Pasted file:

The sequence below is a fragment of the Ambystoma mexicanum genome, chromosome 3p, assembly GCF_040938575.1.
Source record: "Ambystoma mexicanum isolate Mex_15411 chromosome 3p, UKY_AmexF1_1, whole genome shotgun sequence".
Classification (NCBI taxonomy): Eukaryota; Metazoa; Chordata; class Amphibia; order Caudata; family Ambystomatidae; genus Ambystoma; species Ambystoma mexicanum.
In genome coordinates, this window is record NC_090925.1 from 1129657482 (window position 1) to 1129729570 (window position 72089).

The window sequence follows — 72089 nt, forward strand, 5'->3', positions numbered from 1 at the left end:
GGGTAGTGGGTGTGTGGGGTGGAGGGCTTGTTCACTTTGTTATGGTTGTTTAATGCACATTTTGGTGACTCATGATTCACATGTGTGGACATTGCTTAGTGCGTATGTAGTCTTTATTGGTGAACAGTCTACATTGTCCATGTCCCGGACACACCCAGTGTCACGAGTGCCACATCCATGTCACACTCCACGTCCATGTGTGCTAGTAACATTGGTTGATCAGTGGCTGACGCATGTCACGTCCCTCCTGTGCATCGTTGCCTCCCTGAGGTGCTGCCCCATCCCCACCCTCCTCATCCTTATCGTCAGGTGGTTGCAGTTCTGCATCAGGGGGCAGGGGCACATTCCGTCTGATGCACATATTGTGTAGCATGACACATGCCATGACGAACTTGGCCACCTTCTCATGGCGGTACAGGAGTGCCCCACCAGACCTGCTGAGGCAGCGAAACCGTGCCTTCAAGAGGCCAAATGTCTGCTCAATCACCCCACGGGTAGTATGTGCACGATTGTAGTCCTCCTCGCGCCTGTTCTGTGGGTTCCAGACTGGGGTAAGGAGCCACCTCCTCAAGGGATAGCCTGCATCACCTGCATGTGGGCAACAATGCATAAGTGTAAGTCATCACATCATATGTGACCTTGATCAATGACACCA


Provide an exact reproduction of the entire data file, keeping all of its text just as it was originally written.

The sequence below is a fragment of the Ambystoma mexicanum genome, chromosome 3p, assembly GCF_040938575.1.
Source record: "Ambystoma mexicanum isolate Mex_15411 chromosome 3p, UKY_AmexF1_1, whole genome shotgun sequence".
Classification (NCBI taxonomy): Eukaryota; Metazoa; Chordata; class Amphibia; order Caudata; family Ambystomatidae; genus Ambystoma; species Ambystoma mexicanum.
In genome coordinates, this window is record NC_090925.1 from 1129657482 (window position 1) to 1129729570 (window position 72089).

The window sequence follows — 72089 nt, forward strand, 5'->3', positions numbered from 1 at the left end:
GGGTAGTGGGTGTGTGGGGTGGAGGGCTTGTTCACTTTGTTATGGTTGTTTAATGCACATTTTGGTGACTCATGATTCACATGTGTGGACATTGCTTAGTGCGTATGTAGTCTTTATTGGTGAACAGTCTACATTGTCCATGTCCCGGACACACCCAGTGTCACGAGTGCCACATCCATGTCACACTCCACGTCCATGTGTGCTAGTAACATTGGTTGATCAGTGGCTGACGCATGTCACGTCCCTCCTGTGCATCGTTGCCTCCCTGAGGTGCTGCCCCATCCCCACCCTCCTCATCCTTATCGTCAGGTGGTTGCAGTTCTGCATCAGGGGGCAGGGGCACATTCCGTCTGATGCACATATTGTGTAGCATGACACATGCCATGACGAACTTGGCCACCTTCTCATGGCGGTACAGGAGTGCCCCACCAGACCTGCTGAGGCAGCGAAACCGTGCCTTCAAGAGGCCAAATGTCTGCTCAATCACCCCACGGGTAGTATGTGCACGATTGTAGTCCTCCTCGCGCCTGTTCTGTGGGTTCCAGACTGGGGTAAGGAGCCACCTCCTCAAGGGATAGCCTGCATCACCTGCATGTGGGCAACAATGCATAAGTGTAAGTCATCACATCATATGTGACCTTGATCAATGACACCA